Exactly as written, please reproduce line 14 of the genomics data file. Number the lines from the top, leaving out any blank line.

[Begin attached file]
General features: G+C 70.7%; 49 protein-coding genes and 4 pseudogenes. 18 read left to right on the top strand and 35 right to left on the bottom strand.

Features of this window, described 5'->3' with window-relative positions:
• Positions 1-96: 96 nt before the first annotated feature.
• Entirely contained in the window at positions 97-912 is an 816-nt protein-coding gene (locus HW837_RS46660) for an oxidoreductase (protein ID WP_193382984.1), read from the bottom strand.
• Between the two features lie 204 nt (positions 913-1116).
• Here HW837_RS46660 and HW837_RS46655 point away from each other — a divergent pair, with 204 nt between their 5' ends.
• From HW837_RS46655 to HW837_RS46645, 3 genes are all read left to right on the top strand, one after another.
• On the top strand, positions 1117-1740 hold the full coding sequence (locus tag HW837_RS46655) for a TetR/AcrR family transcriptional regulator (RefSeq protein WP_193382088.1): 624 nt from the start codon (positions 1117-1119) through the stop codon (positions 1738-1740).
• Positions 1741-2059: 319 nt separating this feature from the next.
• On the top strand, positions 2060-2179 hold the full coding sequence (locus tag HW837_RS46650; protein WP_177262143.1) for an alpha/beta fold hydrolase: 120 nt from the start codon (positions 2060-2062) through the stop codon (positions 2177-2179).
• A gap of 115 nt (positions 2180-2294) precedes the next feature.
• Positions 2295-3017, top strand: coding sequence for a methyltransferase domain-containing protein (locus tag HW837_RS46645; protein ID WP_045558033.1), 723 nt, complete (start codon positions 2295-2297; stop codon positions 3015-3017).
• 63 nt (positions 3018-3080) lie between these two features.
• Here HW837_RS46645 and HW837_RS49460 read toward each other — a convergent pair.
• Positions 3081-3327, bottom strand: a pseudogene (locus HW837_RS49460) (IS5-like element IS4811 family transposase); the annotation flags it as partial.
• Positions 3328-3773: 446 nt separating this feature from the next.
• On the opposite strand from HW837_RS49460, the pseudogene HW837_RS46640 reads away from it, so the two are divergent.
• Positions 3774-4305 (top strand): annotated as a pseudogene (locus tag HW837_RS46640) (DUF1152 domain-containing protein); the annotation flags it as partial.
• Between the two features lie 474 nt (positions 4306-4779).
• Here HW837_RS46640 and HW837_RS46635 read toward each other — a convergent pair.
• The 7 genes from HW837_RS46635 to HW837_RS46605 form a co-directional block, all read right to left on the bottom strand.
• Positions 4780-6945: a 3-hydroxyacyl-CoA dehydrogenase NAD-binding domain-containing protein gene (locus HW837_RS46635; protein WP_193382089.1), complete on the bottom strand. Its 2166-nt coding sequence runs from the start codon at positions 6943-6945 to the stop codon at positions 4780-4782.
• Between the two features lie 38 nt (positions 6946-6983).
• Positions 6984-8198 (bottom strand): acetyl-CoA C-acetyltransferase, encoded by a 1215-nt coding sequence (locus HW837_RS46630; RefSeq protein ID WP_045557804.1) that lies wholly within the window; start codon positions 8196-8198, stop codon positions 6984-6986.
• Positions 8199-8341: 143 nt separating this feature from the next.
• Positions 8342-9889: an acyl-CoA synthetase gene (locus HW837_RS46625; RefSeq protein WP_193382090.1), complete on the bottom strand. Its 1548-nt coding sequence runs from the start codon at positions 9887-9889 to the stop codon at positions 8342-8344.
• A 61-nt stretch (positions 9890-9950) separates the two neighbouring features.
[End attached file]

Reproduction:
• Here HW837_RS46645 and HW837_RS49460 read toward each other — a convergent pair.